• Skepticism is not a philosophy of disbelief. Rather it is a philosophy that suggests that there is merit in examing beliefs. A skeptical view of the world allows for faith, in fact recognises that 'faith' at some level often underlies so-called scientific theory. Skepticism does not lead us to the 'entire truth' of the universe, but it is discipline that allows us to better understand small parts of it. And for those parts that we want to grow or progress, skepticism is a tool to open the hood, check the hoses, replace the worn out parts, and lubricate the engine.
  • So why was the focus of this Blog on Skepticism and Technology, and Computer Technology particularly? Because Computer Technology (like every new science struggling for respectability) has surrounded itself with beliefs, an aura which resembles an old style religion where the priests have all the knowledge and know what's best for the humble, confused and worshipfull users of the technology. While the Computer people might enjoy the adulation and their 'special status' and while the computer users (and their managers) retreat comfortably into their 'I don't know what I'm doing and can't be held responsible for anything' attitude, the field of computing technology will largely stagnate. In such an environment we can only extend computer technology by replacing more and more manual processes. That is to say that we can use technology to replace jobs, but we have largely failed to empower the users of the technology to use technology to find creative ways of enhancing their existing jobs.

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Ed Daniel

Good post!

One of the recent developments I've been witnessing is how 'trust' works in organisations both small and large.

With the every-increasing enthusiasm for open source software decision makers are now realising the value of open systems thinking.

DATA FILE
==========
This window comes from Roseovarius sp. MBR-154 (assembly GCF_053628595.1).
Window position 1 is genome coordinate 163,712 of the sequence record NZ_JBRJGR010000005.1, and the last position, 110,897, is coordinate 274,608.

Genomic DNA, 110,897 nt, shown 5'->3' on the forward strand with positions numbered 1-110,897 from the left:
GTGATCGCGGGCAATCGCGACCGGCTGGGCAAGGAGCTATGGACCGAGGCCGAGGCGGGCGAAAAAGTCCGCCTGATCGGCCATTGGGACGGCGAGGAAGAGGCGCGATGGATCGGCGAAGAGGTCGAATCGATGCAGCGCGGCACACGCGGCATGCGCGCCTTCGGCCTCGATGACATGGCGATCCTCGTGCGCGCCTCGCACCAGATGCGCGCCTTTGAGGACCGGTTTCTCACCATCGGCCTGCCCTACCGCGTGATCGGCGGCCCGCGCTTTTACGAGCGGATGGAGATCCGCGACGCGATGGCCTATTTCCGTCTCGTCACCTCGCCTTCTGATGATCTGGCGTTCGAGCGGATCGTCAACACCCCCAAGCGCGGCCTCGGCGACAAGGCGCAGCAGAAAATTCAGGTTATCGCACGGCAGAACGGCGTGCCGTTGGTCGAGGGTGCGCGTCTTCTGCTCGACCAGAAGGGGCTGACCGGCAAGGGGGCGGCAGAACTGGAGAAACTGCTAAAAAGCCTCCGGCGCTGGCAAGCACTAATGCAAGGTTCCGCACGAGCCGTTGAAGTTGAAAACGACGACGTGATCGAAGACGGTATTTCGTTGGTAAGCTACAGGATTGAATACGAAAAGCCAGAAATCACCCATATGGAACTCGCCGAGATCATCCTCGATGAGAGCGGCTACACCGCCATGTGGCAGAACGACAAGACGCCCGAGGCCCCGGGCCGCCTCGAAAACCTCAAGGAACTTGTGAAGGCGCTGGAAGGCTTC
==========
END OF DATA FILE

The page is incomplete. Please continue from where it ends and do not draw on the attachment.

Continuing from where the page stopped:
Open systems tend to create transparency, this generates trust and will often lead to successful transactions - transactions of knowledge, authority, tactics, strategy and business.

The organisations that leverage and provide open access to wikis, forums and other content creation and aggregation technologies for their employers witness very quickly the change in productivity, accountability and referenceability of participants in an organisation's ecosystem.

You highlight that you ask the question of fault-ownership which is understandable but I'd hasten to recommend that assigning blame is never very positive for staff morale. It is much better to bring together the necessary parties and have them discuss why the problem has occured and facilitate that discussion so that all parties can understand their role in making the IT systems more secure and productive tool of business.


I've often felt that IT should be more open with its "internal customers". All too many departments fall prey to what I call the "glass house" mentality. . . "we'll hide in our glass house until you come and throw stones at us".

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